<

Using the Switch Function in Microsoft Access

Published on
86,343 Points
62,743 Views
26 Endorsements
Last Modified:
Awarded
Editor's Choice
Community Pick
By Patrick G. Matthews


Introduction



In Microsoft Access, Switch is a very useful and powerful function that allows you to build conditional branching logic into your expressions in queries, forms, and reports.  In essence, you pass Switch one or more pairs of expressions; within each pair, the first expression is evaluated as a boolean expression, and the second is evaluated for its result.  The Switch function evaluates each pair of expressions, and returns the result corresponding to the first boolean expression in the list that evaluates to True.

Switch is often compared to the CASE statement in SQL Server, or the DECODE function in Oracle.

In my opinion, Switch is an underused function, and a better alternative to the somewhat more common "nested IIf" expressions often used in logical expressions requiring more than two branches.

This article provides an introduction to the Switch function, with sections that:
Describe the syntax for the Switch function;
Discuss alternatives to Switch;
Present sample use cases for Switch, based on actual Experts Exchange questions; and
Cover common "Gotchas" and challenges in using the Switch function.


Switch Syntax



The basic structure of a Switch expression is as follows:

Switch(expression1, value1[, expression2, value2 ... [, expressionN, valueN]])

The Switch function evaluates each pair of expressions, and returns the value associated with the first expression that evaluates to True.

Further notes:
At least one pair of expressions is required; additional pairs are optional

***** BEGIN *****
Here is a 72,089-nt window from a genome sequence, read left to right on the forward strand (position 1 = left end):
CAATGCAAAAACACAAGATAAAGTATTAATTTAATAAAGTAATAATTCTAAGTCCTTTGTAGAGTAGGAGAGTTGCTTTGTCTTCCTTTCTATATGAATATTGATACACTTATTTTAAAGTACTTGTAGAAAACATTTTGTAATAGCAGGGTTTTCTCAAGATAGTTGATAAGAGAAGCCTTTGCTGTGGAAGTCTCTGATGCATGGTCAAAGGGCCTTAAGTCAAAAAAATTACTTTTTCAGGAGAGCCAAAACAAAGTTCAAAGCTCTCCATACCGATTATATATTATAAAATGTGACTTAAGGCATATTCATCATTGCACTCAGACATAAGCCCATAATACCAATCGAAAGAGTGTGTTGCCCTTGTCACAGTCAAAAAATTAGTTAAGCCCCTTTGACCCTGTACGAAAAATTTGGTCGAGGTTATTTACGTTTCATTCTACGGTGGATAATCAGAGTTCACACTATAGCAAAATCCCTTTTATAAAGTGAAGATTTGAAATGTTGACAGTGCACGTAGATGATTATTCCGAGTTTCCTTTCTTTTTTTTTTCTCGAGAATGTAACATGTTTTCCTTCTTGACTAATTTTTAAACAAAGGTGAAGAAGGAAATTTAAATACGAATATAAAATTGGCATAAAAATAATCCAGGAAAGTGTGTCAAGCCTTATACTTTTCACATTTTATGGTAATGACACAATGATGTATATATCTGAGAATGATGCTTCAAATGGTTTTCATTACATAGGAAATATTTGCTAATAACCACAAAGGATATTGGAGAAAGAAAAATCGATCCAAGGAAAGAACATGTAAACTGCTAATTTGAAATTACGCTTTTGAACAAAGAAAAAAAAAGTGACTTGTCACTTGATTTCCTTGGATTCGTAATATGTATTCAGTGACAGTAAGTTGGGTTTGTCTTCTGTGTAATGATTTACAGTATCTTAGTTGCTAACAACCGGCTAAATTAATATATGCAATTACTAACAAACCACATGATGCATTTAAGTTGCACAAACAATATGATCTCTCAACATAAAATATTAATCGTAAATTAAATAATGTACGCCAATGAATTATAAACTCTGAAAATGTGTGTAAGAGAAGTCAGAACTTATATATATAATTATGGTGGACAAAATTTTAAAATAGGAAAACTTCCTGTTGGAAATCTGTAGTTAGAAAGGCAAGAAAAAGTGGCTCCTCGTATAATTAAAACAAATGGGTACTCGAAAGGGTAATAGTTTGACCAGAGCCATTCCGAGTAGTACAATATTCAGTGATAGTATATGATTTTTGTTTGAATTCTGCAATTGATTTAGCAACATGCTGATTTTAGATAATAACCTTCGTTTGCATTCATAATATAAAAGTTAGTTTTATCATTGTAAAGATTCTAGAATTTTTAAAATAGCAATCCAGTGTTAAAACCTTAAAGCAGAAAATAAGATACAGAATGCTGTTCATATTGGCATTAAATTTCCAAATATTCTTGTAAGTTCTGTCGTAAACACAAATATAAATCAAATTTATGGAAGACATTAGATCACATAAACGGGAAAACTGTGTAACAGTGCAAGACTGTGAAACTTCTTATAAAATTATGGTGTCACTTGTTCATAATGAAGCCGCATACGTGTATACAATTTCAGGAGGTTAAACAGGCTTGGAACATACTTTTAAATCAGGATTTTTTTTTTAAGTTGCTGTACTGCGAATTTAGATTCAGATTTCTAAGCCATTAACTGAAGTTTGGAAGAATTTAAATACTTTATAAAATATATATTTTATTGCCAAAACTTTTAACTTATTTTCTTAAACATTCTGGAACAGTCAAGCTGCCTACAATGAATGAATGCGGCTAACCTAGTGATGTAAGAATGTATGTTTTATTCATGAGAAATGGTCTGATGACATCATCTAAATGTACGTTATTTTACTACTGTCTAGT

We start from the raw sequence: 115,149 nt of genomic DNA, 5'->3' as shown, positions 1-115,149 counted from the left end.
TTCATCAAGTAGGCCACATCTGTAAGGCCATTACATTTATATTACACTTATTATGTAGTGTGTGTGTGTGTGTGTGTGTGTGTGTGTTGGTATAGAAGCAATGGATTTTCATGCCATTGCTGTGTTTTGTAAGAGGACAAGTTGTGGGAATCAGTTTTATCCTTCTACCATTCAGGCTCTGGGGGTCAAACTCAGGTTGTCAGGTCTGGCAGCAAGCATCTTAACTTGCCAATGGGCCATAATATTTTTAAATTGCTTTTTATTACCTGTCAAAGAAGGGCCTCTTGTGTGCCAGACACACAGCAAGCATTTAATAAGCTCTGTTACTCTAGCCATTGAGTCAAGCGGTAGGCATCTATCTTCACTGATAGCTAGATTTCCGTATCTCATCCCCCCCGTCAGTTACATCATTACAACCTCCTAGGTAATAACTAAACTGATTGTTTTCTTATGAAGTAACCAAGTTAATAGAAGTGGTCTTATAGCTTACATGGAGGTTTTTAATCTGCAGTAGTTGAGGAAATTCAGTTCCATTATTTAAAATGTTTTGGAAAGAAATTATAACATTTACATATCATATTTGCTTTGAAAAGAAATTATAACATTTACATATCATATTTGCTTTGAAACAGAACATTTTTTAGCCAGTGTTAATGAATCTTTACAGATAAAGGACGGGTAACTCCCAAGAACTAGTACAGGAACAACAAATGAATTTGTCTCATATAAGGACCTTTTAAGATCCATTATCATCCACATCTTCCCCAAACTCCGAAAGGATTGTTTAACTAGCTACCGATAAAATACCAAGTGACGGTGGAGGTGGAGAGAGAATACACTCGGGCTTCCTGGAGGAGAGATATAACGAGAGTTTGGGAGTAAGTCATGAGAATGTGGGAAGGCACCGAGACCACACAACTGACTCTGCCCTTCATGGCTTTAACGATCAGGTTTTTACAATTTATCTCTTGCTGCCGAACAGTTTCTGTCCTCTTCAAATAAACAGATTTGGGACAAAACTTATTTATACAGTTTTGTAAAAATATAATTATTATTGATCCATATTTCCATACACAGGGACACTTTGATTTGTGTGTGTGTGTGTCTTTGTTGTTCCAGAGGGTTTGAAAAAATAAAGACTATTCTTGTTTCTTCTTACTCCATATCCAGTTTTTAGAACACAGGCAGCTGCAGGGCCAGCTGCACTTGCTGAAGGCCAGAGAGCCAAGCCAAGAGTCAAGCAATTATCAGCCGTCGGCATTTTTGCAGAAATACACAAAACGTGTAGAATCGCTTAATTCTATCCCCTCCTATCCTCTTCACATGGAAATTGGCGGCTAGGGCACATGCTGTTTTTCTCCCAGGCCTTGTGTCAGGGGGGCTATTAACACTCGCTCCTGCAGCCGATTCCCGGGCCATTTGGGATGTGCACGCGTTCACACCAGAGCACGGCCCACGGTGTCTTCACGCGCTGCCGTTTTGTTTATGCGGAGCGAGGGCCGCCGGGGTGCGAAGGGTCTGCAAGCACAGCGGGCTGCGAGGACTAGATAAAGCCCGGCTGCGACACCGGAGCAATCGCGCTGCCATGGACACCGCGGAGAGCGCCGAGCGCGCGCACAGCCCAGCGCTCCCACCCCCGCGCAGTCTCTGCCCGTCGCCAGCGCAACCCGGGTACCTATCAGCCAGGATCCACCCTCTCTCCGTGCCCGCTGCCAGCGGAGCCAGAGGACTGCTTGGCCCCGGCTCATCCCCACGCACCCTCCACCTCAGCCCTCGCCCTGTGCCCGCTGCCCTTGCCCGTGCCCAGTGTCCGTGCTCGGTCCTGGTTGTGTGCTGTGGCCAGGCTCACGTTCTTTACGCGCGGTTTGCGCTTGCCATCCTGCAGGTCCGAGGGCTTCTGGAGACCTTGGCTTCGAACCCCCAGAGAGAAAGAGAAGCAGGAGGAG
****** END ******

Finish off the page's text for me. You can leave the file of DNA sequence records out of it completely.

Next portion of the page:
You must pass pairs of expressions to Switch; passing an odd number of expressions will generate an error
In each pair, the first expression must either generate a Boolean True or False value, or a value that can be implicitly converted to a Boolean value, such as a number, or a string such as "True" or "False".  If the first expression in any pair does not explicitly or implicitly evaluate to a True or False value, an error results
If the first expression in a pair evaluates to a number, it is implicitly converted to False if the number equals zero, or True if the number does not equal zero
Access will evaluate all of the expressions passed to the Switch function, so if any of those expressions generate an error, the function will generate an error
If none of the boolean expressions evaluate to True, Switch returns Null.  In addition, if the value expression corresponding to the first boolean expression evaluating to True is itself Null, then Switch returns Null
To force a non-null return value for a "none of the above" scenario, either always include a final boolean expression that always evaluates to True, or nest your Switch formula inside Nz

For example suppose we have a table of prospects, with a due date for a follow-up call, and we need an ad hoc analysis rating prospects by due date status:
OK: due date is either today, or within the next 4 days
Overdue: due date is passed, but not by more than 5 days
Very Overdue: due date passed by more than 5 days
Future: due date is 5 or more days in the future

For this analysis, one could use Switch in a query to indicate status:

SELECT ProspectName, FollowupDate, 
    Switch(FollowupDate - Date() < -5, "Very Overdue", FollowupDate - Date() < 0, "Overdue",
    FollowupDate - Date() < 6, "OK", True, "Future") AS Status
FROM Prospects
ORDER BY FollowupDate, ProspectName

Open in new window


NOTE: While the above example is appropriate for a "one-off", ad hoc analysis, if such a query were needed on a continuing basis, best practice would dictate using a table-driven approach to assign appropriate due date status.


Alternatives in the Access User Interface: IIf and Choose



In the Access UI--that is, in queries, forms, and/or reports--the chief alternatives to Switch for logical branching in formulas are the IIf and Choose functions.